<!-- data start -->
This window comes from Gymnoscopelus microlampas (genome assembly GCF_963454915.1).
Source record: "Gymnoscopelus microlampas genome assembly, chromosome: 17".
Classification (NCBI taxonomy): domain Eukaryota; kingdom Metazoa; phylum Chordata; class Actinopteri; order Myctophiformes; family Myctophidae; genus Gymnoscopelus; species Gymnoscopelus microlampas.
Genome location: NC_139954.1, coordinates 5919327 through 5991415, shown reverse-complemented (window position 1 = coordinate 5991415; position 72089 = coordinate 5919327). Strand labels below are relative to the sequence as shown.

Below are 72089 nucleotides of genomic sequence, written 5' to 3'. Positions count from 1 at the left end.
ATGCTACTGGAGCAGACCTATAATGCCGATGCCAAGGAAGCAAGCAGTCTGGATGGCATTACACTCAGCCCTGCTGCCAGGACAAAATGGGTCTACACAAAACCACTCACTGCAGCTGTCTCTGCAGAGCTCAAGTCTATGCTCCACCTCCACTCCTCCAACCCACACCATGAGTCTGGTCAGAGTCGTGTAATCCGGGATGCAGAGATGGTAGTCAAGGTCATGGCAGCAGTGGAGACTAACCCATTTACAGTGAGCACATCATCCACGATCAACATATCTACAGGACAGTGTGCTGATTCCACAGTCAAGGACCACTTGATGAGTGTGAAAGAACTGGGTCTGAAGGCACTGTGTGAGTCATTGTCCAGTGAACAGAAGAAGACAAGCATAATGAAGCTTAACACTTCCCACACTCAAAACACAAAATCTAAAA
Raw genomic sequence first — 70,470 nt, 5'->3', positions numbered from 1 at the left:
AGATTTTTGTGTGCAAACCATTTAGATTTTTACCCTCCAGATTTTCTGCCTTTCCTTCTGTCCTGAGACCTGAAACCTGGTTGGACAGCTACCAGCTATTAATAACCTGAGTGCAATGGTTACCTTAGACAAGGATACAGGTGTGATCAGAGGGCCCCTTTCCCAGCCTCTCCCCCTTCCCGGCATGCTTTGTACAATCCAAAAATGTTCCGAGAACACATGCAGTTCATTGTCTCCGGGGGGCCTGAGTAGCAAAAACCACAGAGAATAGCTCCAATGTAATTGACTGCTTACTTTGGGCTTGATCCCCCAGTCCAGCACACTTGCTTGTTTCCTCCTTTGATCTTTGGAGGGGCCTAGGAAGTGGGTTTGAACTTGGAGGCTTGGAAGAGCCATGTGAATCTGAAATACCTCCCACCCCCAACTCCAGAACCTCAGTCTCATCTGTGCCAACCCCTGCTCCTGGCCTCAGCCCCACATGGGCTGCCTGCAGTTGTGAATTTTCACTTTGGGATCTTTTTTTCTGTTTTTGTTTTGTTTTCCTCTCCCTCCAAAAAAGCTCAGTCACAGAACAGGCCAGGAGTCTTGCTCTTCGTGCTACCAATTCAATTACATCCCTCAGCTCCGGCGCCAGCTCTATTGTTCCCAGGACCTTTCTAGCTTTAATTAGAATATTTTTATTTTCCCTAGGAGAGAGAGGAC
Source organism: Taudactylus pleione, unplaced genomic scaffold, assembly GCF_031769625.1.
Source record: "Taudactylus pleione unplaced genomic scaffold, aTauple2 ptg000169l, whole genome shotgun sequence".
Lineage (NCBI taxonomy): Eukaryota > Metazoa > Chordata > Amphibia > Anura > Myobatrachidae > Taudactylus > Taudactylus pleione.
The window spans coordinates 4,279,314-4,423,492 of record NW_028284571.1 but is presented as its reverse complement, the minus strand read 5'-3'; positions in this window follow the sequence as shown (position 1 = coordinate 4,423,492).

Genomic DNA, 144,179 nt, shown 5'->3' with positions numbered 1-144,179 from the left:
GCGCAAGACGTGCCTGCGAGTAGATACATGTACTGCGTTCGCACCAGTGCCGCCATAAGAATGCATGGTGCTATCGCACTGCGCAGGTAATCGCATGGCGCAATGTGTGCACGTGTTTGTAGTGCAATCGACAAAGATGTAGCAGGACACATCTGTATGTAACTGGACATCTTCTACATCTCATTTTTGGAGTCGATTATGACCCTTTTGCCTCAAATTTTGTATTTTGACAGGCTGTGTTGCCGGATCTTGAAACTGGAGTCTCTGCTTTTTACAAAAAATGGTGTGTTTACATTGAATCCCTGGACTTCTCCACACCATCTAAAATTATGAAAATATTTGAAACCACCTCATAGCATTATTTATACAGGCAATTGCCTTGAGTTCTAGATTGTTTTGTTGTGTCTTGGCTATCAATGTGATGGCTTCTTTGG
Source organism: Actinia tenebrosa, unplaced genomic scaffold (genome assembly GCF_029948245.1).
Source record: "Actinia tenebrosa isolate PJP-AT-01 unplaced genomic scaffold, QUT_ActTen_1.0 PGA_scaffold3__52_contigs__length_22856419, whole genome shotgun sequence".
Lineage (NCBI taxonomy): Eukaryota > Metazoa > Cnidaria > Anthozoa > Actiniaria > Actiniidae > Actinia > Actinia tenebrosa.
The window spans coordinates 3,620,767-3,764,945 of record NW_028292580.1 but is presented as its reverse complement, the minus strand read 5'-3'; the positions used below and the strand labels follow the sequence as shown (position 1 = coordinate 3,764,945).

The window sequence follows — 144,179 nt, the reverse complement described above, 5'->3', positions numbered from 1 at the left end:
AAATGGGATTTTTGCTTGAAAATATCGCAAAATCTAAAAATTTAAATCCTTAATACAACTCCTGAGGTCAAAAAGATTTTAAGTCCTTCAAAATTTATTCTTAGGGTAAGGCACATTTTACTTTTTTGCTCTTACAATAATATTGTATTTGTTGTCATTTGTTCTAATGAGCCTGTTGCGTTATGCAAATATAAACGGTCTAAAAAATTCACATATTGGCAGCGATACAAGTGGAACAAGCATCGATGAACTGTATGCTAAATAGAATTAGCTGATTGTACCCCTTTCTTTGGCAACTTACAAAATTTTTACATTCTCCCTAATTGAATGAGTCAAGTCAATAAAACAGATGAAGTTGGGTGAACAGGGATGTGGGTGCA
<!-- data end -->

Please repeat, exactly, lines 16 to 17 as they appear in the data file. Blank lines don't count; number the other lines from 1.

Source record: "Actinia tenebrosa isolate PJP-AT-01 unplaced genomic scaffold, QUT_ActTen_1.0 PGA_scaffold3__52_contigs__length_22856419, whole genome shotgun sequence".
Lineage (NCBI taxonomy): Eukaryota > Metazoa > Cnidaria > Anthozoa > Actiniaria > Actiniidae > Actinia > Actinia tenebrosa.